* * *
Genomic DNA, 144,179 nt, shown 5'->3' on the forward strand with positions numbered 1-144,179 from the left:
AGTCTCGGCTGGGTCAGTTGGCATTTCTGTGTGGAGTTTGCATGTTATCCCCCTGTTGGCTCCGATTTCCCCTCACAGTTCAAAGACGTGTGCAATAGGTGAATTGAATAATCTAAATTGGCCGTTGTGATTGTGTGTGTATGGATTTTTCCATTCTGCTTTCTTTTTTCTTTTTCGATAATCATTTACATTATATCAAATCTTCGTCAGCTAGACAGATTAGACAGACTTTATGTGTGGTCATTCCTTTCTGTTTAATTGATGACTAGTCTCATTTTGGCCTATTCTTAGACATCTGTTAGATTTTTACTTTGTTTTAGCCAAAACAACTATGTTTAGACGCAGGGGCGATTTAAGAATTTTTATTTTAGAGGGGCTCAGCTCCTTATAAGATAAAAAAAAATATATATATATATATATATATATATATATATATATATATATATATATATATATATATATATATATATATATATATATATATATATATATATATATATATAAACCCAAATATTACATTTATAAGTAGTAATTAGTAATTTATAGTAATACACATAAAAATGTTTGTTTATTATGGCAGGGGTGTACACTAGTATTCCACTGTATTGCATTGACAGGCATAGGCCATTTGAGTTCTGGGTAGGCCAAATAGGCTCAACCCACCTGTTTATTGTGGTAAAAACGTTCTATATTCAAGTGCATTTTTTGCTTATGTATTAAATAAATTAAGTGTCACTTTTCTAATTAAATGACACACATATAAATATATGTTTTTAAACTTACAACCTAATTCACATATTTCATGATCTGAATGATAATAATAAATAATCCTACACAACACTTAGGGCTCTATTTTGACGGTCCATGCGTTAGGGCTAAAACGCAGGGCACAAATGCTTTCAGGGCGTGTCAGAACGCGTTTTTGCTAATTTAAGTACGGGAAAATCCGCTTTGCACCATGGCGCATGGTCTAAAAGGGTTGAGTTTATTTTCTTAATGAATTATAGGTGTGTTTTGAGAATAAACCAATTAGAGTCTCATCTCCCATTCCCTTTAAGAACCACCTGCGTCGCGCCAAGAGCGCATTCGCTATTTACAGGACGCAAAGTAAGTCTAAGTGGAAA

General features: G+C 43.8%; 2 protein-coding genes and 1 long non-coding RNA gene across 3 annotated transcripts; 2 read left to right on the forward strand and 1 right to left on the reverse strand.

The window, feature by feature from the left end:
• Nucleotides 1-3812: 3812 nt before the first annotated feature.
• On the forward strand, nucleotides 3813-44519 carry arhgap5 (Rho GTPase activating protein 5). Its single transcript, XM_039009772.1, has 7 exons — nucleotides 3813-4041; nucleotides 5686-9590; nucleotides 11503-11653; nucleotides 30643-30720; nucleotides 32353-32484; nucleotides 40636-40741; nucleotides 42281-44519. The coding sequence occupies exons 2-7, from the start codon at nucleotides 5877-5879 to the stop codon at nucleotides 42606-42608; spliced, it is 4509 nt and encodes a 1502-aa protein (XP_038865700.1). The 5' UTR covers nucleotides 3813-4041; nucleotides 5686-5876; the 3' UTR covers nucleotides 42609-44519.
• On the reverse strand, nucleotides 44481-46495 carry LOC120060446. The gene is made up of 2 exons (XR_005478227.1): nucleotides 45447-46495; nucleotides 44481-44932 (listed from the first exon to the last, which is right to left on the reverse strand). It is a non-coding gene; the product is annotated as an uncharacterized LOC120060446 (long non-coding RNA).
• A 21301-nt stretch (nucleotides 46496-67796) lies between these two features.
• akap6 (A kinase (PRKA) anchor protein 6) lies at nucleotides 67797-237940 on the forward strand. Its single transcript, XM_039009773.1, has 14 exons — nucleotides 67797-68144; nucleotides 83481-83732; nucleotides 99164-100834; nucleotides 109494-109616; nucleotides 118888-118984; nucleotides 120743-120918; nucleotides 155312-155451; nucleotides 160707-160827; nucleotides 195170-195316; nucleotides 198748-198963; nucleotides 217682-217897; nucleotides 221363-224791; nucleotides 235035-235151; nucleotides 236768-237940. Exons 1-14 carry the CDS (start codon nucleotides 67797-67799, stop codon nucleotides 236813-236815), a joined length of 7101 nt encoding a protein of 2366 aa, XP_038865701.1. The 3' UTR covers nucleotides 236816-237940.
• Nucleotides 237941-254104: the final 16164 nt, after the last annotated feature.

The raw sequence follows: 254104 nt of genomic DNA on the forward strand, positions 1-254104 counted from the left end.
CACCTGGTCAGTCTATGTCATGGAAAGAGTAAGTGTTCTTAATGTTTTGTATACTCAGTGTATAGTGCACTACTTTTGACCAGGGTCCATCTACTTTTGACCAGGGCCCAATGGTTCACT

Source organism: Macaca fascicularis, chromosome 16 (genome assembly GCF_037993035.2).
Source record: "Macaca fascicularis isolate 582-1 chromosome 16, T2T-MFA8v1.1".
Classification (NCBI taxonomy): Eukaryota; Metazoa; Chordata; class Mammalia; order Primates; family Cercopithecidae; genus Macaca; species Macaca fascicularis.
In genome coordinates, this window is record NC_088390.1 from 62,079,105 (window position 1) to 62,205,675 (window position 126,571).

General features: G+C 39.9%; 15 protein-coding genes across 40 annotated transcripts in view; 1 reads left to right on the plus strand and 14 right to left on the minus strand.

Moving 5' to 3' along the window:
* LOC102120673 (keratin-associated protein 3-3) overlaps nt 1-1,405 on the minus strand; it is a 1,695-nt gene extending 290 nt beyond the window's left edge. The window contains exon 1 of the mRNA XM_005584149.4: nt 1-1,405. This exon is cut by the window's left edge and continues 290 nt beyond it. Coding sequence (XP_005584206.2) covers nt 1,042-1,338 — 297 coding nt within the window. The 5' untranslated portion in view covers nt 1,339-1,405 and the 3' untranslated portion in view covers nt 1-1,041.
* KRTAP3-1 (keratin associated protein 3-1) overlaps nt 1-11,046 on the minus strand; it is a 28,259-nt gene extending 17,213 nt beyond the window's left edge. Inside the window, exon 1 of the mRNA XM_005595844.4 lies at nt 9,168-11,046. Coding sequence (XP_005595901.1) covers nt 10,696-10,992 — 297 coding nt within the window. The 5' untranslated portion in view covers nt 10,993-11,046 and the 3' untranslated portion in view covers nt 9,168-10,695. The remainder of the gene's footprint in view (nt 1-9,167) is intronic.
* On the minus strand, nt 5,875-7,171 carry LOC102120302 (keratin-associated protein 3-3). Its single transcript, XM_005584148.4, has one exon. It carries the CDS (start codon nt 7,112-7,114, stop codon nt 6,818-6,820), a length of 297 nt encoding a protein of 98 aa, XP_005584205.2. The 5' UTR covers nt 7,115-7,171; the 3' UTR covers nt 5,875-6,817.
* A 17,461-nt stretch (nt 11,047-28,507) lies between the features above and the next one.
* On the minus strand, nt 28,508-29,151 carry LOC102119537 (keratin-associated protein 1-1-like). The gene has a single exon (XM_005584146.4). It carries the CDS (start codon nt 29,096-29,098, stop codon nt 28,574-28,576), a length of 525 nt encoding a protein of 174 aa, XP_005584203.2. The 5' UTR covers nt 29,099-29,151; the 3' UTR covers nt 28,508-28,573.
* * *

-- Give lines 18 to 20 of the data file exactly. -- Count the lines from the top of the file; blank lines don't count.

Moving 5' to 3' along the window:
* LOC102120673 (keratin-associated protein 3-3) overlaps nt 1-1,405 on the minus strand; it is a 1,695-nt gene extending 290 nt beyond the window's left edge. The window contains exon 1 of the mRNA XM_005584149.4: nt 1-1,405. This exon is cut by the window's left edge and continues 290 nt beyond it. Coding sequence (XP_005584206.2) covers nt 1,042-1,338 — 297 coding nt within the window. The 5' untranslated portion in view covers nt 1,339-1,405 and the 3' untranslated portion in view covers nt 1-1,041.
* KRTAP3-1 (keratin associated protein 3-1) overlaps nt 1-11,046 on the minus strand; it is a 28,259-nt gene extending 17,213 nt beyond the window's left edge. Inside the window, exon 1 of the mRNA XM_005595844.4 lies at nt 9,168-11,046. Coding sequence (XP_005595901.1) covers nt 10,696-10,992 — 297 coding nt within the window. The 5' untranslated portion in view covers nt 10,993-11,046 and the 3' untranslated portion in view covers nt 9,168-10,695. The remainder of the gene's footprint in view (nt 1-9,167) is intronic.